Saturday, January 25, 2014

Where Are the Young Thinkers?

I’m talking with a publisher about editing a book series, tentatively called something like “Cultural Environment, Cultural Justice.”  The idea would be to publish relatively short books about topics somewhat outside the mainstream of or more inclusive than fields like “historic preservation”, “archaeology,” “CRM,” and the like as they’re commonly defined, focusing on maintaining/preserving what people and communities value in the environment – in the Americas and world-wide.

Reviewers of the series proposal have suggested – and I entirely agree – that I ought especially to look for young or at least new authors, who relate well to contemporary (and future?) technology and who are informed by the thinking of folks like those in the Occupy movement and Idle No More.  I’m all for it, but unsure where to find such authors.

I’m looking for books that will challenge the status quo(s) and lay out new and better – but at least arguably practical – ways of managing aspects of the cultural environment, broadly defined, and/or of managing the world’s impacts on aspects of that environment.  I'm not much interested in chest-pounding diatribes or obscure theorizing -- I think what we need are books that articulate problems and solutions, without being too hung up on current standard practice but with a recognition of political realities.

If you’re interested in doing a book (and you don’t HAVE to be young or otherwise “new”; I just want especially to encourage young and little-known people), or if you know of someone who might be interested (anywhere in the world, though I expect that the books will be published in English), please drop me a note at, letting me know what you have in mind.  I should stress that nobody gets rich writing books of this kind, though they do (sometimes) produce royalties.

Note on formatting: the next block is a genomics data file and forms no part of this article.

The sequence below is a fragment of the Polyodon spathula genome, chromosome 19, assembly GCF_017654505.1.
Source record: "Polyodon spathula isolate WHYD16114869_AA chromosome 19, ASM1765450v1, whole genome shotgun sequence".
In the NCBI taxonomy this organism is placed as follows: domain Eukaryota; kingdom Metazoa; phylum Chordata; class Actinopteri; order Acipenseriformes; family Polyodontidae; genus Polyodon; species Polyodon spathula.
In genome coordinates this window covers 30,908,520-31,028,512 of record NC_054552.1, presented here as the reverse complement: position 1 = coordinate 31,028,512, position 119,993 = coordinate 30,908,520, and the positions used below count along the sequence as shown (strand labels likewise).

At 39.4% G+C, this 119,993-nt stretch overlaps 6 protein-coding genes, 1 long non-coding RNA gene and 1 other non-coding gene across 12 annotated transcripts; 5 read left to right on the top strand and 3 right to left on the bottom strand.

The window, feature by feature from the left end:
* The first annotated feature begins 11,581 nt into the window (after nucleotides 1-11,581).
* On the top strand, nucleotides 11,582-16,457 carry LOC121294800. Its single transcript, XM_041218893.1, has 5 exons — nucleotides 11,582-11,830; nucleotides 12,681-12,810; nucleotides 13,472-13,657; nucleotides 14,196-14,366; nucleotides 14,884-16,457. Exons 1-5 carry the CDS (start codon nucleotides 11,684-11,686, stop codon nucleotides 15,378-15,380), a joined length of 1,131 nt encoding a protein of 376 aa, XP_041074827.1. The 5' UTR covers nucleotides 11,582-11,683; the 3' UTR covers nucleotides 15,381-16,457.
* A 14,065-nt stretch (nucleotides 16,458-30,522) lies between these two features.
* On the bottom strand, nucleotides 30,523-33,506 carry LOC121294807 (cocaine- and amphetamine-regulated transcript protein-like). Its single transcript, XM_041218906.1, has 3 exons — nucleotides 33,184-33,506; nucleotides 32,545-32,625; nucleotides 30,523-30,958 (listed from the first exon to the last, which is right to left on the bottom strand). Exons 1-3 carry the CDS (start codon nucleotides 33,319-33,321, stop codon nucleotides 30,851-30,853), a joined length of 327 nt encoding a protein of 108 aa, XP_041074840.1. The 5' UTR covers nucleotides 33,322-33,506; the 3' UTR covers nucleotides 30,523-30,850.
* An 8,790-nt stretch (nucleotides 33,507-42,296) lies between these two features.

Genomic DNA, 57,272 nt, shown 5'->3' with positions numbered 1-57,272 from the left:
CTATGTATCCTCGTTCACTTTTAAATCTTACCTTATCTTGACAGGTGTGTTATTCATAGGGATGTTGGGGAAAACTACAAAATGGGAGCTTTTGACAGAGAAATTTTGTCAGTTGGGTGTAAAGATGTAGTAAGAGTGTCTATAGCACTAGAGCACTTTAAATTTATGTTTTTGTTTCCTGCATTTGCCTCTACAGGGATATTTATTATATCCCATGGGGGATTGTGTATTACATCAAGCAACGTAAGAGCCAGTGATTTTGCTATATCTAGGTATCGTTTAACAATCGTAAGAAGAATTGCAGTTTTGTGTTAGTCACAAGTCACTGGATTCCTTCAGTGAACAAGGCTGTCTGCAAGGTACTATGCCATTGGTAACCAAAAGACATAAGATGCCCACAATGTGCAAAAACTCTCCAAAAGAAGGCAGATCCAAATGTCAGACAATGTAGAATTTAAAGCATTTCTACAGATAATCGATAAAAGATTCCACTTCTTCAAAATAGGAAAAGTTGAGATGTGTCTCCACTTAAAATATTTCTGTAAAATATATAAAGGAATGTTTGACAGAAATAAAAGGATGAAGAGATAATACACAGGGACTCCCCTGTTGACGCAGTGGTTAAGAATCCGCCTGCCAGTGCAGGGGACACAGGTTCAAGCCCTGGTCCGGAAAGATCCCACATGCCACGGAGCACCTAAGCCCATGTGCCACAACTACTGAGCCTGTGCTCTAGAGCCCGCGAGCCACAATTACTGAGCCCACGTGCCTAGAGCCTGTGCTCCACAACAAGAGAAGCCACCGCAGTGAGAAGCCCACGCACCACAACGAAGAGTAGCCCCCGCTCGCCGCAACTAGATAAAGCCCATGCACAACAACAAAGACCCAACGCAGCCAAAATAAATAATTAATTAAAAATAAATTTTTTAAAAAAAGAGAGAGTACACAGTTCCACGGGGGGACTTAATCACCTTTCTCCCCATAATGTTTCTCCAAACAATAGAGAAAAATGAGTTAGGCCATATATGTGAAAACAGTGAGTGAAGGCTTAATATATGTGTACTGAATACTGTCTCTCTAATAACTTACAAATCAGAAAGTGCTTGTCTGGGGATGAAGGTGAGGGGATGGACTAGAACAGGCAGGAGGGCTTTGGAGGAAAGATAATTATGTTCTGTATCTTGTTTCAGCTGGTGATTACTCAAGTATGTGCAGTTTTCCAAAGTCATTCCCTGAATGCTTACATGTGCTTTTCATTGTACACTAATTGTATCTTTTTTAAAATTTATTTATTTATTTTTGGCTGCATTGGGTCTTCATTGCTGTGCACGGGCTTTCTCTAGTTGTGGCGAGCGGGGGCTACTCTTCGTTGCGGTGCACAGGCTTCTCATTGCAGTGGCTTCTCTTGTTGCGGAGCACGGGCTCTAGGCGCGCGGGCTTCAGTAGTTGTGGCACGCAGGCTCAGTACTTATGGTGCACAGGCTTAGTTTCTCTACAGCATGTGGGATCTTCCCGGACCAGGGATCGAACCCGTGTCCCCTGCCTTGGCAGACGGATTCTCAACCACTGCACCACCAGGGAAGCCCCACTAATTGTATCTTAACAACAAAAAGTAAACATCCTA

1 comment:

grass_dancer said...

Good afternoon Dr. King,

I am a Yakama tribal member and an archaeologist for my tribe. I am not sure where you are at with this project but it sounds interesting. I just stumbled on to your blog today after searching for an article you wrote where you explain the driving force behind Bulletin 38. You wrote that the White House was critical of the NPS because NHPA could only be accessed by archaeologists. You wrote more, but the point jumped out at me because archaeologists still continue to consider evaluation of sites through Criteria D and it is almost a mental block for them to think otherwise. What ultimately happens is a site is destroyed either by construction or by excavation by more archaeologists. The Yakama Nation are preservationists and have a real problem with more archaeologists digging up more sites for the sake of development. If we continue at this rate, what will be left of our history? All of this excavating and mitigating under NHPA cannot be a good thing, right? Is that really what NHPA was meant for? My rule of thumb has always been this "Whatever can be interpreted against Tribes, will be interpreted against Tribes". At times, it seems that we do not own our past, our remains, our image or our history. We need more tribal presence, voices, and stories in CRM if we, as professionals, are going to protect resources significant to Tribes.

Thank you for the work that you have done on behalf of the resources. There are rewards waiting for you. I will enjoy reading more of your writing.


YN Archaeologist